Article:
What is a Patent
An inventor may obtain a patent by applying for one with the United States Patent and Trademark Office (USPTO). A patent operates as a property right for the inventor, similar to how owning land lets you prevent other from entering it, a patent gives the owner the ability to exclude others from their invention. A patent does not grant the owner a right to make, use, offer for sale, or import a product, rather it only allows the owner to exclude others from doing so. A patent allows a holder to assign the patent to another, and generally also allows the owner to authorize use of their invention through licensing. Patent rights are not indefinite, they expire after a limited period of time and enter the public domain, becoming available for anyone to use.
Patents vs. Trademark and Copyright
Patents, copyright, and trademark are all part of what is generally referred to as “intellectual property” rights. Trademarks protect words, phrases, logos, slogans, shapes, configurations of goods, or even sounds which may identify the source of a good or service. Trademarks allow the owner to prevent others from using the same or similar marks that would cause confusion and harm the competitiveness of the owner’s mark. Copyright on the other hand protects original works including literature, music, software, architecture, etc. and allows the owner to prevent others from reproducing, making derivatives, distributing copies, displaying the work in public, or performing the work publicly. Another important difference to note is that some copyright and trademark protections are automatic (though you can federally register to gain additional benefits), but an inventor gets no patent protection unless they pursue the patent application process through the USPTO.
Types of US Patents
There are three types of US patents: utility patents, design patents, and plant patents.
Utility patents cover any new and useful process, machine, article of manufacture, or composition of matter, or any new and useful improvements on these. A utility patent cannot however be a law of nature, natural phenomena, or an abstract idea. Utility patents last for 20 years starting from the date the application was filed. Within the category of utility patents, you may have heard of a provisional patent application and non-provisional patent application. We recommend consulting a patent attorney to discuss which is appropriate for your needs.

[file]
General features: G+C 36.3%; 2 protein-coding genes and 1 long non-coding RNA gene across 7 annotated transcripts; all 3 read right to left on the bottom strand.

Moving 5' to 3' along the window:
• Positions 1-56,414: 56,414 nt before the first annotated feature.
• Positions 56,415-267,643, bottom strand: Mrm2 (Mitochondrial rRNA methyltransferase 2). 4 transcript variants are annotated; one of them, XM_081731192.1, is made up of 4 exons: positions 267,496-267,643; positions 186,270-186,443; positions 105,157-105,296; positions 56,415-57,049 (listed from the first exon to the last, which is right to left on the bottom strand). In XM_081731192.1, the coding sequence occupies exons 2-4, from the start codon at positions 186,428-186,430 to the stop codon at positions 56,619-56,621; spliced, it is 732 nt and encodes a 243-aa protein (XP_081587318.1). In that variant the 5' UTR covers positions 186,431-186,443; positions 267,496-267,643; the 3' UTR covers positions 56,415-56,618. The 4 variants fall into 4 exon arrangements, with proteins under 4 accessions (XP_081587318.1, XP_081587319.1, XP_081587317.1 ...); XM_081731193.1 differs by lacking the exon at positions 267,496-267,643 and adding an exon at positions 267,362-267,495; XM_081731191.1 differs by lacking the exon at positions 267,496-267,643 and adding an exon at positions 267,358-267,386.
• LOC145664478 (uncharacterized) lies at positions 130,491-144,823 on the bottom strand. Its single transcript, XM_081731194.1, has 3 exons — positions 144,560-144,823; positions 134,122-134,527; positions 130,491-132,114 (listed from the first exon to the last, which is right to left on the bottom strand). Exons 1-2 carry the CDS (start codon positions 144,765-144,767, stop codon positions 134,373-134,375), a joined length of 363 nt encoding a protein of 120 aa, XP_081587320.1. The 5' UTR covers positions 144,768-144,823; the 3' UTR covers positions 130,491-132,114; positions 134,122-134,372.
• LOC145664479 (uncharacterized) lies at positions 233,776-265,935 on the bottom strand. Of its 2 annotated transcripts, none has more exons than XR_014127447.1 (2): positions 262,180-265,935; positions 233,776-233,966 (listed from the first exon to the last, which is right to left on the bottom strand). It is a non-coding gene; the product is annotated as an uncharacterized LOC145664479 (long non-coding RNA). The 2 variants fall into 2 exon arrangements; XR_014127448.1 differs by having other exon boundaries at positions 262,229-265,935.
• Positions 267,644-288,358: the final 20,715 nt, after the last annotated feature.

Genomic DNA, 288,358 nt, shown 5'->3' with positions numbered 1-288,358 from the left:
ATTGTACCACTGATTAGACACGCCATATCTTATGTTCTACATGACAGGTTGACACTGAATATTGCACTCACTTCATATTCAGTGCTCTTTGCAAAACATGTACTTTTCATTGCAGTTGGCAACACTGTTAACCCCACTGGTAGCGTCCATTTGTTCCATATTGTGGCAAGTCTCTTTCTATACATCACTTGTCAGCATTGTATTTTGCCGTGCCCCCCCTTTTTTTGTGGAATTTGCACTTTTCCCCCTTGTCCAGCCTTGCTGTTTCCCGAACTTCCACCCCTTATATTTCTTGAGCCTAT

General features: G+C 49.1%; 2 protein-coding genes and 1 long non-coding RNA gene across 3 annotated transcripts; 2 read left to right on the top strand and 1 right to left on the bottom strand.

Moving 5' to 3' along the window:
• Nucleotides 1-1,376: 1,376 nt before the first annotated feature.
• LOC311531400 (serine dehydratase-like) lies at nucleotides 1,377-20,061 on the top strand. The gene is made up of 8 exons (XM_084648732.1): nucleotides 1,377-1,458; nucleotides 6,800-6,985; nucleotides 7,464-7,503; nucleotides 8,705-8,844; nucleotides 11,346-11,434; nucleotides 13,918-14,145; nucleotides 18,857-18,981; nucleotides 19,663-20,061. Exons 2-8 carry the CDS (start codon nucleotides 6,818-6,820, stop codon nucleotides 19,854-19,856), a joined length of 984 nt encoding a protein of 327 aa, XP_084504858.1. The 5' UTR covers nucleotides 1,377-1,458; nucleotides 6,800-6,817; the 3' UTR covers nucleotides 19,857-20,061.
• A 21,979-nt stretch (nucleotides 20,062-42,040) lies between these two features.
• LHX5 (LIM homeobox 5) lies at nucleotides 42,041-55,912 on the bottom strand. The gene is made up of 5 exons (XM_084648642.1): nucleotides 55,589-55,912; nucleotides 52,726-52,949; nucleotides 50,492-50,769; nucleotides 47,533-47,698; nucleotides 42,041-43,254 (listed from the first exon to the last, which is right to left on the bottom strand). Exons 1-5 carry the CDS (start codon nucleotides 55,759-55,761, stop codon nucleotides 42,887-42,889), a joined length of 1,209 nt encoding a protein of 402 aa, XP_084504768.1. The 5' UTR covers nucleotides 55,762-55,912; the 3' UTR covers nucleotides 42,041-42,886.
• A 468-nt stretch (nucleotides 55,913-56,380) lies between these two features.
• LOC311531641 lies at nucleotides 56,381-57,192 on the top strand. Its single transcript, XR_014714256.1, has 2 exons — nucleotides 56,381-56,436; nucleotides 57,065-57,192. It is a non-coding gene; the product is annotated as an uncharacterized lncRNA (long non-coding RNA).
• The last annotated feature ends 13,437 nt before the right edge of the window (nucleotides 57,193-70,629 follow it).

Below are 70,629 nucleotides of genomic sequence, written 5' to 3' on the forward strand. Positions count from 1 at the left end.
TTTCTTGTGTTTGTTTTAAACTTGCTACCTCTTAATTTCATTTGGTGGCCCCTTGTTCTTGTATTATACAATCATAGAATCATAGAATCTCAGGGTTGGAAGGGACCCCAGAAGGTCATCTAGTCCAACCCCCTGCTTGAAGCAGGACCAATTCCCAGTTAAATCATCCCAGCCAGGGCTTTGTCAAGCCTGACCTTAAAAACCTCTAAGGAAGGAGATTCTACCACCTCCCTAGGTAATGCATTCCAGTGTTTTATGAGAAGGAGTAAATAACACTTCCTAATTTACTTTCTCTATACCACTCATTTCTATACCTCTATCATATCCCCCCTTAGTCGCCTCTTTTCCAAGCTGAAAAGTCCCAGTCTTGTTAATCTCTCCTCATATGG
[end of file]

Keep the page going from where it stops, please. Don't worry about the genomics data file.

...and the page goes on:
Design patents are for ornamental, rather than functional, inventions. If the design is functional rather than ornamental, such as for a key, then the correct patent type is a utility rather than design patent. A design patent can be for any new, original, and ornamental design for an article of manufacture. That is to say, generally speaking, a design patent protects the way something looks, rather than the way it works or is used. Design patents last 15 years from the date the application is filed.
A plant patent is granted to anyone who invents or discovers and can asexually reproduce any distinct new variety of plant. Asexual reproduction means to create an exact genetic copy off the plant without the use of fertilized seeds. Plant patents also last 20 years from the date of filing and allows the owner to exclude others from asexually reproducing the plant, as well as using, offering for sale, or selling a plant reproduced in such a way.
The US used to follow what was called a first to invent system, meaning that the inventor who could prove he had the idea first, was the one granted patent rights for said invention. In 2011 the America Invents Act (AIA) was passed which moved the US to a First-to-File system, putting it in line with most of the international community. Under the First-to-File system, the inventor must not only be the true inventor, but also must be the first to file an application with the USPTO.
This is high-level overview of some of the basics of patents, if you think you have an invention that might be eligible for a patent it is important to ask a trained and qualified patent attorney to assist you with navigating the US patent system. Having a skilled patent attorney can help you get the broadest coverage possible, quickly navigate the system, and deal with any issues that arise during the filing process.
For a more in-depth look at these and other patent issues refer to “U.S. Patent Law For People In A Rush.”